OK, a long torso and long rise will look something like the body proportions of Natalie Gruzlewski  which you can see on the left below is wearing low rise jeans with an alternate coloured belt, which makes the torso look even longer.   When she’s wearing a skirt and top like on the pic on the right, you can see that suddenly her proportions appear balanced.  I understand that many feel they need to wear pants, but really can’t you wear a skirt every now and again as it will make you look professional very easily and also work better on your proportions.  There are many skirts made of stretch fabrics that are easy to fit and don’t look like suit skirts.

How to flatter a long torso and long rise
Example of a Long Torso and Long Rise

13 Ways to Flatter a Long Torso with a Long Rise

how to flatter a long torso - Inside Out Style blog

A long torso and in particular a long rise can make your upper body look unbalanced.  Here are 13 tips on how to flatter your long torso and long rise.

  1. Wide belts a the waist or even curved at the hips over the top of longer top or blouse will help to break up the space, of your longer torso.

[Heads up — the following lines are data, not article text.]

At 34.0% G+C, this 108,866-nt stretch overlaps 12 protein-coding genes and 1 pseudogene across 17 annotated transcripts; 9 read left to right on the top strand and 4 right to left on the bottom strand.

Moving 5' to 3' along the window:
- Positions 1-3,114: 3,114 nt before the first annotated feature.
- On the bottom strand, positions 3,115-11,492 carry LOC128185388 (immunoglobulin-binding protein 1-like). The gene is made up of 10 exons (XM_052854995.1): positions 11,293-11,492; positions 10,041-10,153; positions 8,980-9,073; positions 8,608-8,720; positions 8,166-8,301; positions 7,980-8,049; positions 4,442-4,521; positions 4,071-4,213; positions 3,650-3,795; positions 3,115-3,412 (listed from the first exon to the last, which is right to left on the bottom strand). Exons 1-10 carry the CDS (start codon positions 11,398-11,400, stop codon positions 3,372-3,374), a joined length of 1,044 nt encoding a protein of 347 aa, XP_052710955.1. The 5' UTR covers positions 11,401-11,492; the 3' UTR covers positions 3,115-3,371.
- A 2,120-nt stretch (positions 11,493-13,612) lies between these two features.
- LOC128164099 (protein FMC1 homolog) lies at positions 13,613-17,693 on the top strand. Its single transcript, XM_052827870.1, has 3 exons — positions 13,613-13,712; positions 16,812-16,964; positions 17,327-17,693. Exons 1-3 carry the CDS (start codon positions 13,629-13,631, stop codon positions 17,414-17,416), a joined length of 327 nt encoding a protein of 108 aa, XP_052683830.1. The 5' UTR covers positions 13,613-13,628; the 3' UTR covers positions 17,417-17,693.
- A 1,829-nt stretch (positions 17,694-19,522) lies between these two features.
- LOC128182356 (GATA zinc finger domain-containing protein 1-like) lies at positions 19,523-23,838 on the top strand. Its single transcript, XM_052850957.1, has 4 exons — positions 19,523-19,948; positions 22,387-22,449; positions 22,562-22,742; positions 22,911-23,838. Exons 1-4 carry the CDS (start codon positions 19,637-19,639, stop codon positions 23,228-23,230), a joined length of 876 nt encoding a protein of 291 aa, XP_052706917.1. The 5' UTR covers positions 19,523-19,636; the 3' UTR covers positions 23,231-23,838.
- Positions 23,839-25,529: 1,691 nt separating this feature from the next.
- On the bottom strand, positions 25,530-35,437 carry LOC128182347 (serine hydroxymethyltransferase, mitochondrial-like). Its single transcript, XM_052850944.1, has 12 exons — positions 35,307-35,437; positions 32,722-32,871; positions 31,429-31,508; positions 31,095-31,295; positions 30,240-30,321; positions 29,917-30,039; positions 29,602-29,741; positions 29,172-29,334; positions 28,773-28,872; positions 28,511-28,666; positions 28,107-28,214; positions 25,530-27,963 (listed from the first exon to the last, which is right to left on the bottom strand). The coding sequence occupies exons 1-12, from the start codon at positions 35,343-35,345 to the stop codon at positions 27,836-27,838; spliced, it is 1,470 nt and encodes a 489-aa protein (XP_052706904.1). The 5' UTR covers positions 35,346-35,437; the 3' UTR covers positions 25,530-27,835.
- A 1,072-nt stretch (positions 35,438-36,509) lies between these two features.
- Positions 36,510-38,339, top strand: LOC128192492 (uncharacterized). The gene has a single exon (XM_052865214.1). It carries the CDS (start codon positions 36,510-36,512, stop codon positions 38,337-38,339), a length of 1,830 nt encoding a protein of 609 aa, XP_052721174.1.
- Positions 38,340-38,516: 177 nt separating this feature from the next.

2. Leave your tops untucked so you don’t see the length of your rise.
  3. Make sure your jackets are long enough to cover the hem of your tops
  4. Draw attention up to your face with a statement necklace, brooch, scarf or earrings
  5. Wide horizontal stripes on your top will help to balance your body shape.
  6. Uneven hems – curved either concave or convex are also a great way of disguising your long rise without making your legs look short
  7. Scattered patterns can help to distract the eye and make your torso look shorter
  8. If you have shorter legs, pinstriped pants will make your legs look longer – balancing your long torso.   Blending your shoes to your pant colour will also help to make your legs look longer
  9. Look for tops that are made to be worn out rather than tucked in.
  10. If you love to tuck, then ensure that any belt you wear tones in colour to your pants rather than your top
  11. Wear a mid-rise – if you can find (or make one) that is comfortable for you rather than a low rise as it will break up the long rise proportion
  12. Wide waistbands on higher rise pants also help to break up this space
  13. Wear skirts rather than pants as you can’t see the length of your rise at all – honestly wear skirts – it’s way easier to get them to fit and your long rise issue will disappear